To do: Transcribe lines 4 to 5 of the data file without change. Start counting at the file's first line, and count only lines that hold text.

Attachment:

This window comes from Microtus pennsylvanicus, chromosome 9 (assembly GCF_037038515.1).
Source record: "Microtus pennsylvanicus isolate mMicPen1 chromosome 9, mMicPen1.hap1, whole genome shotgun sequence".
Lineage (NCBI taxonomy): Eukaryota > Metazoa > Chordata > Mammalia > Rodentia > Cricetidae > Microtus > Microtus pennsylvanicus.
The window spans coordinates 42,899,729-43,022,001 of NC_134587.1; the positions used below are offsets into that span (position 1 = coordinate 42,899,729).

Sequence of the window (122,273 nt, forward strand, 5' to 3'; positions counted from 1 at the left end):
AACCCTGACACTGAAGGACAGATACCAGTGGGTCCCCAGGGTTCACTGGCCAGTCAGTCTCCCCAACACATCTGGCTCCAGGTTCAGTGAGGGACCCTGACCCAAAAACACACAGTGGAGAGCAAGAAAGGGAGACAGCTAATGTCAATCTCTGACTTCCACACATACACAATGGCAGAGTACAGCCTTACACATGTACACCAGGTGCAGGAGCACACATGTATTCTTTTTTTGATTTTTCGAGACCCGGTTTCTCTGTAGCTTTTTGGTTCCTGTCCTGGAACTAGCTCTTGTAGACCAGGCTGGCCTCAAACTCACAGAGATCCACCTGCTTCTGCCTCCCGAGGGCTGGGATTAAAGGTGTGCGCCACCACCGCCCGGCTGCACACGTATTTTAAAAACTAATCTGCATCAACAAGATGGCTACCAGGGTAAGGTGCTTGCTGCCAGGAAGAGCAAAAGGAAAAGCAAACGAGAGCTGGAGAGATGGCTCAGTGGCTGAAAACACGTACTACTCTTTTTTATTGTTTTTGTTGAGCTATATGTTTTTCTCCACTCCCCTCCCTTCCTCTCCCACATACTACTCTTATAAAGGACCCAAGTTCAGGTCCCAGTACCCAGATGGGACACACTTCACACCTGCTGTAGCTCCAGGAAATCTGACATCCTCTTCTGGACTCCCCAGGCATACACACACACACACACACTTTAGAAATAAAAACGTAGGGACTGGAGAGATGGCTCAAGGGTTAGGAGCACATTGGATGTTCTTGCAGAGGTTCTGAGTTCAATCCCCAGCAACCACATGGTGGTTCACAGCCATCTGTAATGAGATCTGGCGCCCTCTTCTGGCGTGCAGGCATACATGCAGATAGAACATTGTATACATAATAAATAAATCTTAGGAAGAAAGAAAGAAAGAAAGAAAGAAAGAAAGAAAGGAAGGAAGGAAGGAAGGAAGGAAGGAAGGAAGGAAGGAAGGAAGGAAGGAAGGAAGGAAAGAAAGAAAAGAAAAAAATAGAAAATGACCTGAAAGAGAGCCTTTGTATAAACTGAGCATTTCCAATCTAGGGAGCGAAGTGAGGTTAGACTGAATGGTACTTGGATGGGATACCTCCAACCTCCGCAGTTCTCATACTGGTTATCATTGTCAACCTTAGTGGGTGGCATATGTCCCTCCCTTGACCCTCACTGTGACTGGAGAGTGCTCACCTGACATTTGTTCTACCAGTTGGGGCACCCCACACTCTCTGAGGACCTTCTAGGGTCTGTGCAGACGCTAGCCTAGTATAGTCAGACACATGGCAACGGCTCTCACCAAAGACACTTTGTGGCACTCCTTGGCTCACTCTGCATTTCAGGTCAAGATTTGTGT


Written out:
The window spans coordinates 42,899,729-43,022,001 of NC_134587.1; the positions used below are offsets into that span (position 1 = coordinate 42,899,729).

Sequence of the window (122,273 nt, forward strand, 5' to 3'; positions counted from 1 at the left end):